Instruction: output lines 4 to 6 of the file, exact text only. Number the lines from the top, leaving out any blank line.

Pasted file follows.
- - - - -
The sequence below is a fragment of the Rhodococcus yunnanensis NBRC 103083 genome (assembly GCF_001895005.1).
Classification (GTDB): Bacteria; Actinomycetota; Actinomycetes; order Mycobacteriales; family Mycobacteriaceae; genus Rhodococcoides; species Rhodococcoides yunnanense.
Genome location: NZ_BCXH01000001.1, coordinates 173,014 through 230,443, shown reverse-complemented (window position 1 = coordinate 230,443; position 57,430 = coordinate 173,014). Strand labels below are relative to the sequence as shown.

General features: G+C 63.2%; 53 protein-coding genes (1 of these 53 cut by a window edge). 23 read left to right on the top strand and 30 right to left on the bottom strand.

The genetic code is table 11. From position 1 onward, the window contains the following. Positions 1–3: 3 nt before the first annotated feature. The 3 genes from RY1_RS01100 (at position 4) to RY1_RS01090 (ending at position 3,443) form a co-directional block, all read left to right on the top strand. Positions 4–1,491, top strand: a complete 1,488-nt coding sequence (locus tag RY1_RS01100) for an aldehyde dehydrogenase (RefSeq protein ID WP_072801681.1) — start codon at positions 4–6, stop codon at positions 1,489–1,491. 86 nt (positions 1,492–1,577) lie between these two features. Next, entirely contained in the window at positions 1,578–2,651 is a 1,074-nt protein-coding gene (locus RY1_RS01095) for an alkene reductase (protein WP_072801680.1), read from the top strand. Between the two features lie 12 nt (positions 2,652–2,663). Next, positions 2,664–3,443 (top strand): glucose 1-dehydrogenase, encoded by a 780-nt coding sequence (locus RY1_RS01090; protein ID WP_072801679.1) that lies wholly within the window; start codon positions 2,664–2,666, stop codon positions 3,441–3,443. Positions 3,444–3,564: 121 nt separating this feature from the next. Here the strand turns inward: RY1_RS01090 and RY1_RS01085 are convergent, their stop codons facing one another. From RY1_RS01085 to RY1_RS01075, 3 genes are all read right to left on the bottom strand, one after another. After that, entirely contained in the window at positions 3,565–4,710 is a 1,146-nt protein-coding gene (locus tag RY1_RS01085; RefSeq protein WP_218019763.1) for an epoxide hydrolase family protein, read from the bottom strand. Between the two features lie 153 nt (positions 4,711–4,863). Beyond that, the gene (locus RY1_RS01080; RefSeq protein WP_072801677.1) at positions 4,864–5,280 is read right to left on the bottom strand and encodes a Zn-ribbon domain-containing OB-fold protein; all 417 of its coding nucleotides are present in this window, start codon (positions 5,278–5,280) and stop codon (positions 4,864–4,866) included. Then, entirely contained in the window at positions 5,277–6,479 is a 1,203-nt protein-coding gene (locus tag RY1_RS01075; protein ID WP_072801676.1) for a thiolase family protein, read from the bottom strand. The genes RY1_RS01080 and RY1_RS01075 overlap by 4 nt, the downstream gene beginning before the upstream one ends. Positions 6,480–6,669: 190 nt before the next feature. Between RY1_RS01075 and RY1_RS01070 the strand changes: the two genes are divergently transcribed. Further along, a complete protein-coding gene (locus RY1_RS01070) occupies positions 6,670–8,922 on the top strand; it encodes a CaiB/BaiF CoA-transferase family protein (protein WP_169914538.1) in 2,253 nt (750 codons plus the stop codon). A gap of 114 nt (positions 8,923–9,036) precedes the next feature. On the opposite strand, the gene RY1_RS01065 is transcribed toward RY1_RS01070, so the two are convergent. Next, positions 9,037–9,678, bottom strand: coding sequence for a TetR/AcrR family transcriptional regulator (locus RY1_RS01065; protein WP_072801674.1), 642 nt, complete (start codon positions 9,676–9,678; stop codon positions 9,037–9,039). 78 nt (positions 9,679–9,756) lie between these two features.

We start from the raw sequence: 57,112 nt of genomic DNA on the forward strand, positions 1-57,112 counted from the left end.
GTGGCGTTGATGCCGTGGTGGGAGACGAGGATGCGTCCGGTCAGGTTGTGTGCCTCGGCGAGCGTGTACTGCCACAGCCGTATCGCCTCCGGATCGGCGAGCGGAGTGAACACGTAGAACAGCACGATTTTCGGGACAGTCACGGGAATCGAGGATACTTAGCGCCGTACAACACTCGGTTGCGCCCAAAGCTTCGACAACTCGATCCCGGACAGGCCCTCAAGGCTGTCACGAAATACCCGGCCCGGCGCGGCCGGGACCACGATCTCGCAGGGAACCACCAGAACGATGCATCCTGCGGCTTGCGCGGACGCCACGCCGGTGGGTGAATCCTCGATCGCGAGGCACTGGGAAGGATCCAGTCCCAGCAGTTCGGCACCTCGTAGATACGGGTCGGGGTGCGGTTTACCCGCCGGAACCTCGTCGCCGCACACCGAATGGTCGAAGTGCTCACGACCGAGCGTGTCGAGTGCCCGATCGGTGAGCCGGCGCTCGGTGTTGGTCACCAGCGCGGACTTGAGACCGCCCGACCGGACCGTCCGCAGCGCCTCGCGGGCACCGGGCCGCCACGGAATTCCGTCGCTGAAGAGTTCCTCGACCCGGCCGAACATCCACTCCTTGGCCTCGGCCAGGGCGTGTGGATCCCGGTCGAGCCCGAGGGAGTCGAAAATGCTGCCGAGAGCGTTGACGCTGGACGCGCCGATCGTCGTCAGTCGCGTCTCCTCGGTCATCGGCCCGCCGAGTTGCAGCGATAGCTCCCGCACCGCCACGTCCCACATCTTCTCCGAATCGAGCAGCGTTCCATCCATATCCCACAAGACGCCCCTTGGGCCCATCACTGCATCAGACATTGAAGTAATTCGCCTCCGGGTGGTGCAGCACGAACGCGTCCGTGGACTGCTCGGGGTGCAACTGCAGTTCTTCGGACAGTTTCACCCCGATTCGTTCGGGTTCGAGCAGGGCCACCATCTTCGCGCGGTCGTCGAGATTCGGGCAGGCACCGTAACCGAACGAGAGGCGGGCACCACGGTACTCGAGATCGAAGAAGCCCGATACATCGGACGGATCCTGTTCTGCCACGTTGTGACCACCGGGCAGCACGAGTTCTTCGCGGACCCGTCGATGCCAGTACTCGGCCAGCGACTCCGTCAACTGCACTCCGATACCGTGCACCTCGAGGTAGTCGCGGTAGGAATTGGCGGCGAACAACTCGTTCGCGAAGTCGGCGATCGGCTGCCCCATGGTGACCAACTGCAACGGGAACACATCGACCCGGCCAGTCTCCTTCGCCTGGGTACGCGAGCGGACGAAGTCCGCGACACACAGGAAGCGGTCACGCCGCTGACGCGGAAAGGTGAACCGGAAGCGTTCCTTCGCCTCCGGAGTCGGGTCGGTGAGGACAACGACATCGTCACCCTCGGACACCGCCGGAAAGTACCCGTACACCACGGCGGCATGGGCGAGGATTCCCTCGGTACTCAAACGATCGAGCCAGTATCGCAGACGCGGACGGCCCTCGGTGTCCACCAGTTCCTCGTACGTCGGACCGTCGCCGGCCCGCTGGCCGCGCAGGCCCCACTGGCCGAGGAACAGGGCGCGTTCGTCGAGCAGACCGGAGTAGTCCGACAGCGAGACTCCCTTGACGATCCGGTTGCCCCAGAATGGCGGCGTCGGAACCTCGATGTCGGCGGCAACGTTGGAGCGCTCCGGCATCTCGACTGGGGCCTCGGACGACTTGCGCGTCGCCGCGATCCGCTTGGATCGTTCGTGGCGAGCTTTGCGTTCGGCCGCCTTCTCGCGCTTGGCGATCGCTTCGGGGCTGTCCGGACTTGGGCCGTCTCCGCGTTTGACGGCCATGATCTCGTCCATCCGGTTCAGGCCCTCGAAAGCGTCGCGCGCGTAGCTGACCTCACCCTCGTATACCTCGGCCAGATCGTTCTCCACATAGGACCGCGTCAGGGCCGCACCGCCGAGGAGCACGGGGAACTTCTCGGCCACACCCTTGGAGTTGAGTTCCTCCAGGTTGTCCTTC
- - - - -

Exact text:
General features: G+C 63.2%; 53 protein-coding genes (1 of these 53 cut by a window edge). 23 read left to right on the top strand and 30 right to left on the bottom strand.

The genetic code is table 11. From position 1 onward, the window contains the following. Positions 1–3: 3 nt before the first annotated feature. The 3 genes from RY1_RS01100 (at position 4) to RY1_RS01090 (ending at position 3,443) form a co-directional block, all read left to right on the top strand. Positions 4–1,491, top strand: a complete 1,488-nt coding sequence (locus tag RY1_RS01100) for an aldehyde dehydrogenase (RefSeq protein ID WP_072801681.1) — start codon at positions 4–6, stop codon at positions 1,489–1,491. 86 nt (positions 1,492–1,577) lie between these two features. Next, entirely contained in the window at positions 1,578–2,651 is a 1,074-nt protein-coding gene (locus RY1_RS01095) for an alkene reductase (protein WP_072801680.1), read from the top strand. Between the two features lie 12 nt (positions 2,652–2,663). Next, positions 2,664–3,443 (top strand): glucose 1-dehydrogenase, encoded by a 780-nt coding sequence (locus RY1_RS01090; protein ID WP_072801679.1) that lies wholly within the window; start codon positions 2,664–2,666, stop codon positions 3,441–3,443. Positions 3,444–3,564: 121 nt separating this feature from the next. Here the strand turns inward: RY1_RS01090 and RY1_RS01085 are convergent, their stop codons facing one another. From RY1_RS01085 to RY1_RS01075, 3 genes are all read right to left on the bottom strand, one after another. After that, entirely contained in the window at positions 3,565–4,710 is a 1,146-nt protein-coding gene (locus tag RY1_RS01085; RefSeq protein WP_218019763.1) for an epoxide hydrolase family protein, read from the bottom strand. Between the two features lie 153 nt (positions 4,711–4,863). Beyond that, the gene (locus RY1_RS01080; RefSeq protein WP_072801677.1) at positions 4,864–5,280 is read right to left on the bottom strand and encodes a Zn-ribbon domain-containing OB-fold protein; all 417 of its coding nucleotides are present in this window, start codon (positions 5,278–5,280) and stop codon (positions 4,864–4,866) included. Then, entirely contained in the window at positions 5,277–6,479 is a 1,203-nt protein-coding gene (locus tag RY1_RS01075; protein ID WP_072801676.1) for a thiolase family protein, read from the bottom strand. The genes RY1_RS01080 and RY1_RS01075 overlap by 4 nt, the downstream gene beginning before the upstream one ends. Positions 6,480–6,669: 190 nt before the next feature. Between RY1_RS01075 and RY1_RS01070 the strand changes: the two genes are divergently transcribed. Further along, a complete protein-coding gene (locus RY1_RS01070) occupies positions 6,670–8,922 on the top strand; it encodes a CaiB/BaiF CoA-transferase family protein (protein WP_169914538.1) in 2,253 nt (750 codons plus the stop codon). A gap of 114 nt (positions 8,923–9,036) precedes the next feature. On the opposite strand, the gene RY1_RS01065 is transcribed toward RY1_RS01070, so the two are convergent. Next, positions 9,037–9,678, bottom strand: coding sequence for a TetR/AcrR family transcriptional regulator (locus RY1_RS01065; protein WP_072801674.1), 642 nt, complete (start codon positions 9,676–9,678; stop codon positions 9,037–9,039). 78 nt (positions 9,679–9,756) lie between these two features.

We start from the raw sequence: 57,112 nt of genomic DNA on the forward strand, positions 1-57,112 counted from the left end.